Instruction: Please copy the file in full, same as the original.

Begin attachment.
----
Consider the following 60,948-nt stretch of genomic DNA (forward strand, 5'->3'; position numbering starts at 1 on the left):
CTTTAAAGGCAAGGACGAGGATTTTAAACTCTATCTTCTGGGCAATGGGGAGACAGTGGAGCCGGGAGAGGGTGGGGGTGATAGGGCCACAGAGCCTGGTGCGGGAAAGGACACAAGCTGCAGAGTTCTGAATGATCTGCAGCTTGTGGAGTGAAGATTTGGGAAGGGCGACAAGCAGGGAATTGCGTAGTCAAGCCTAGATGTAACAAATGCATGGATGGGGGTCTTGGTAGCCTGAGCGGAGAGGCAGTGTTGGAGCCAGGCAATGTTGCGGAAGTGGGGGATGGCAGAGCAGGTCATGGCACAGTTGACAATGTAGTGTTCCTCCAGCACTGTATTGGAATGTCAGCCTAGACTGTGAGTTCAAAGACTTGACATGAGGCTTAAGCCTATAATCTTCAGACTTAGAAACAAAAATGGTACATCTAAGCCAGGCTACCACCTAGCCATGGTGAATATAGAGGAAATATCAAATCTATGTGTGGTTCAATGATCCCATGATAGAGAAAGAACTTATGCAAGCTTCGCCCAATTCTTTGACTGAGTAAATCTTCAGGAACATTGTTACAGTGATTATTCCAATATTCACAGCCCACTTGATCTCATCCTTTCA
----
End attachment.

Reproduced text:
Consider the following 60,948-nt stretch of genomic DNA (forward strand, 5'->3'; position numbering starts at 1 on the left):
CTTTAAAGGCAAGGACGAGGATTTTAAACTCTATCTTCTGGGCAATGGGGAGACAGTGGAGCCGGGAGAGGGTGGGGGTGATAGGGCCACAGAGCCTGGTGCGGGAAAGGACACAAGCTGCAGAGTTCTGAATGATCTGCAGCTTGTGGAGTGAAGATTTGGGAAGGGCGACAAGCAGGGAATTGCGTAGTCAAGCCTAGATGTAACAAATGCATGGATGGGGGTCTTGGTAGCCTGAGCGGAGAGGCAGTGTTGGAGCCAGGCAATGTTGCGGAAGTGGGGGATGGCAGAGCAGGTCATGGCACAGTTGACAATGTAGTGTTCCTCCAGCACTGTATTGGAATGTCAGCCTAGACTGTGAGTTCAAAGACTTGACATGAGGCTTAAGCCTATAATCTTCAGACTTAGAAACAAAAATGGTACATCTAAGCCAGGCTACCACCTAGCCATGGTGAATATAGAGGAAATATCAAATCTATGTGTGGTTCAATGATCCCATGATAGAGAAAGAACTTATGCAAGCTTCGCCCAATTCTTTGACTGAGTAAATCTTCAGGAACATTGTTACAGTGATTATTCCAATATTCACAGCCCACTTGATCTCATCCTTTCA